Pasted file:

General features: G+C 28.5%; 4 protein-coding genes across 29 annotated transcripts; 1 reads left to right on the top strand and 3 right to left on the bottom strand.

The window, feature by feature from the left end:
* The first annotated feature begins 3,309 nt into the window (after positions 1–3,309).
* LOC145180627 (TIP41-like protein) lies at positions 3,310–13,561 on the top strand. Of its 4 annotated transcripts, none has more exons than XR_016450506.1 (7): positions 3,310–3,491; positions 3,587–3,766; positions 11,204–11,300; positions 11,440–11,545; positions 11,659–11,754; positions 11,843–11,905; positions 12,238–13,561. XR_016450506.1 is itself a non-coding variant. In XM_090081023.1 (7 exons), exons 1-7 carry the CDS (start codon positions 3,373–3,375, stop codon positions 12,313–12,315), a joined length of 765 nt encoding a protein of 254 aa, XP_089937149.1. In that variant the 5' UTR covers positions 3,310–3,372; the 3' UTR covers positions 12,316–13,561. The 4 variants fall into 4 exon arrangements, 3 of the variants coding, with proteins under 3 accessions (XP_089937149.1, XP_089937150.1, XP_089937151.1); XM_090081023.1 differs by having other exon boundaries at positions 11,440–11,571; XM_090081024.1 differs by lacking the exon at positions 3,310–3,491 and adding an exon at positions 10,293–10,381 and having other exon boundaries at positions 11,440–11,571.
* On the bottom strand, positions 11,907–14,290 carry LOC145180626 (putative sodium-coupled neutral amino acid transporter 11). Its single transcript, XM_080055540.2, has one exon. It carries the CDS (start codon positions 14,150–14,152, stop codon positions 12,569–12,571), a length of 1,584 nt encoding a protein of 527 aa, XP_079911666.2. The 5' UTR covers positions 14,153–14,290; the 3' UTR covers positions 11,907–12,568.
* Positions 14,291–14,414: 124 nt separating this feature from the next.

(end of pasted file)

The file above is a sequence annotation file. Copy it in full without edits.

General features: G+C 28.5%; 4 protein-coding genes across 29 annotated transcripts; 1 reads left to right on the top strand and 3 right to left on the bottom strand.

The window, feature by feature from the left end:
* The first annotated feature begins 3,309 nt into the window (after positions 1–3,309).
* LOC145180627 (TIP41-like protein) lies at positions 3,310–13,561 on the top strand. Of its 4 annotated transcripts, none has more exons than XR_016450506.1 (7): positions 3,310–3,491; positions 3,587–3,766; positions 11,204–11,300; positions 11,440–11,545; positions 11,659–11,754; positions 11,843–11,905; positions 12,238–13,561. XR_016450506.1 is itself a non-coding variant. In XM_090081023.1 (7 exons), exons 1-7 carry the CDS (start codon positions 3,373–3,375, stop codon positions 12,313–12,315), a joined length of 765 nt encoding a protein of 254 aa, XP_089937149.1. In that variant the 5' UTR covers positions 3,310–3,372; the 3' UTR covers positions 12,316–13,561. The 4 variants fall into 4 exon arrangements, 3 of the variants coding, with proteins under 3 accessions (XP_089937149.1, XP_089937150.1, XP_089937151.1); XM_090081023.1 differs by having other exon boundaries at positions 11,440–11,571; XM_090081024.1 differs by lacking the exon at positions 3,310–3,491 and adding an exon at positions 10,293–10,381 and having other exon boundaries at positions 11,440–11,571.
* On the bottom strand, positions 11,907–14,290 carry LOC145180626 (putative sodium-coupled neutral amino acid transporter 11). Its single transcript, XM_080055540.2, has one exon. It carries the CDS (start codon positions 14,150–14,152, stop codon positions 12,569–12,571), a length of 1,584 nt encoding a protein of 527 aa, XP_079911666.2. The 5' UTR covers positions 14,153–14,290; the 3' UTR covers positions 11,907–12,568.
* Positions 14,291–14,414: 124 nt separating this feature from the next.